- 15a. [Dance of the woodlouse?], ISOPOD SHUFFLE. Little roly-poly bugs/pill bugs (other names for the woodlouse) are isopods, but so are the giant isopods that live in the sea. Please do familiarize yourself with them! They can reach 2.5 feet in length.
- 35a. [Dog in need of shampooing?], GREASY HOUND.
- 39a. [Drove a Phillips-head into a bowl of borscht?], SCREWED SOUP. Now, you can stick a screwdriver into soup, but soup just doesn’t have the consistency to be screwed.
- 61a. [Palestinian-Genevan alliance?], HAMAS AND SWISS.
- 65a. [Skiing surface slapped on?], CURSORY POWDER. Mmm, curry powder.
The title has philosophical/theological meanings that were unknown to me. Irrelevant to the theme format, though. I was disappointed to see that only the last AS/SO pair were placed directly above and below. Would rather have had all three pairs staggered than two staggered, one precise.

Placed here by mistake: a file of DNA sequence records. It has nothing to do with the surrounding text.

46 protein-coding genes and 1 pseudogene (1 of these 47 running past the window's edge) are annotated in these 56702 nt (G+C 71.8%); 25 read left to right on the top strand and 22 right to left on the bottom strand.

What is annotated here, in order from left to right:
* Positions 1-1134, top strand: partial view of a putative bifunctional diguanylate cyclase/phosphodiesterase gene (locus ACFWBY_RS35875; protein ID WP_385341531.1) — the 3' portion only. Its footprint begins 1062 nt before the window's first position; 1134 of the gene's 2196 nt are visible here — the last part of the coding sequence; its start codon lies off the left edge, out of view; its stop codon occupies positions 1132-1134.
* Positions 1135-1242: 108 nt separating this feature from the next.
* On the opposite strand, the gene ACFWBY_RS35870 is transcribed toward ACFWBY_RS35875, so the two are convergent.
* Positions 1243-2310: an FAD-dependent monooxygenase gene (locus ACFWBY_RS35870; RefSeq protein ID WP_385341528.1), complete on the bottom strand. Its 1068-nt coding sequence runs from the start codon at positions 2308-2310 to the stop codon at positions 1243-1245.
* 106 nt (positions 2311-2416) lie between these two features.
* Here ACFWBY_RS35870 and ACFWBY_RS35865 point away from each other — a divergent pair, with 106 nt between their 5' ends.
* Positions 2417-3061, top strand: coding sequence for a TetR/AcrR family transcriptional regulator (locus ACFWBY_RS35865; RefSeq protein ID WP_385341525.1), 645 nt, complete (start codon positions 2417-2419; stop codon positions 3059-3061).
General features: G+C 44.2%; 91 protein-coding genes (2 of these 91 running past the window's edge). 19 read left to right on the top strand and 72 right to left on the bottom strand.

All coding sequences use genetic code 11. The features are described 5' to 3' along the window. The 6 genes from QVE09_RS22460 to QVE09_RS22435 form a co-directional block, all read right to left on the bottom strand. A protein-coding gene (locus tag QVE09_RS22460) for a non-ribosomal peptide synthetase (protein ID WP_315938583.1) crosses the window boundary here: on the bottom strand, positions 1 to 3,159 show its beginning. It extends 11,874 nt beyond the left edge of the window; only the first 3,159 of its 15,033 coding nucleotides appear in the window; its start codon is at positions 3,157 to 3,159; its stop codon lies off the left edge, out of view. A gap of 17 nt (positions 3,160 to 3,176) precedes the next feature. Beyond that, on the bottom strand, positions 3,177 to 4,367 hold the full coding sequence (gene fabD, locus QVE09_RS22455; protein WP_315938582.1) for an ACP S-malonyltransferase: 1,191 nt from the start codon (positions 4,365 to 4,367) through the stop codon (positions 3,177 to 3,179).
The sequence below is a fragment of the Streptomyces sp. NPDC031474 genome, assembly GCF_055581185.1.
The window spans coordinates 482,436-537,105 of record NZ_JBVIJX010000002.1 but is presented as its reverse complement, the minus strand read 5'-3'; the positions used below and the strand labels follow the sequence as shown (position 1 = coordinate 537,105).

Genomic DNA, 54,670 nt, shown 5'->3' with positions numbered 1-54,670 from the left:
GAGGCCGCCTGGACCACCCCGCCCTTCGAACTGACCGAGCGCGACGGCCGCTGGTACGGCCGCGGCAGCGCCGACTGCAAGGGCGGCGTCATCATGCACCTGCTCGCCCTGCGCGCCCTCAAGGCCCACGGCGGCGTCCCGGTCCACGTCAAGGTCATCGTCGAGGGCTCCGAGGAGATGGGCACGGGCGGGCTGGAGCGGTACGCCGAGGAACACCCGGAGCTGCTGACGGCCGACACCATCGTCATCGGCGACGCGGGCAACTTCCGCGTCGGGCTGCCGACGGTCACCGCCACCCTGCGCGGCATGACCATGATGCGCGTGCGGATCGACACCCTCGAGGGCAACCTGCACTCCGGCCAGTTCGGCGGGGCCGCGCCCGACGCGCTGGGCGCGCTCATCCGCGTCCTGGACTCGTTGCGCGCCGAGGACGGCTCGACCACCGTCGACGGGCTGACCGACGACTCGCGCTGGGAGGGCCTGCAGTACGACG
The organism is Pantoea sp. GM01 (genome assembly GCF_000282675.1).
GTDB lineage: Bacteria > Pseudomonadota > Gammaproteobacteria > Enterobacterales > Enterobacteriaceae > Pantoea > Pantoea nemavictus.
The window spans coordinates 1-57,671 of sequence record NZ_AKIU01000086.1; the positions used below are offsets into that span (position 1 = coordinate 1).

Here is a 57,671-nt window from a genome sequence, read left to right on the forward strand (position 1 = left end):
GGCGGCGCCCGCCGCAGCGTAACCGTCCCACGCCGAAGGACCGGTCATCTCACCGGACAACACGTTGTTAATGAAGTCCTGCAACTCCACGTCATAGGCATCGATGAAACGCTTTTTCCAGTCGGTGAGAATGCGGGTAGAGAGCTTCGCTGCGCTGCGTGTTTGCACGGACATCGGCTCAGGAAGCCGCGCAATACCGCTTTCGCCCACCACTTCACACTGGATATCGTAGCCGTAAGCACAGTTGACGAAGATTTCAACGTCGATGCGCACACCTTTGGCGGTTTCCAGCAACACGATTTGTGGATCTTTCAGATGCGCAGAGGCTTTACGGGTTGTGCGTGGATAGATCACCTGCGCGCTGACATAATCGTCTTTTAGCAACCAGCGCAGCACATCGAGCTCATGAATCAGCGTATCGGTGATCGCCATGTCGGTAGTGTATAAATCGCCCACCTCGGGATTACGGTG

13×18 is an unusual grid size. I’m so appreciative of the AV Club and Fireball puzzles for allowing odd sizes so that theme ideas that aren’t suitable for a 15×15 approach can still see the light of day.
- 27a. [It’s hard work], MOIL. Most of us tried TOIL first, right? Hardly anyone uses MOIL.
- 67a. [Q: How many ___ agents does it take to change a lightbulb? A: Please remove your pants.], TSA. Hah!
- 22d. [Intuitively reasonable but rarely actually used name for an online publication], EMAG. If you have to include a dreadful e-word, own its dreadfulness.
- 34d. [The sperm stops here, briefly], IUD. No, incorrect. IUDs let sperm swim on by, unlike barrier methods such as the diaphragm or condom. IUDs just make the uterus inhospitable to any fertilized eggs that may drop by.
- 40d. [Bone linked to the anconeus muscle], ULNA. Whoa, an ULNA clue I haven’t seen before! With a muscle I didn’t know existed.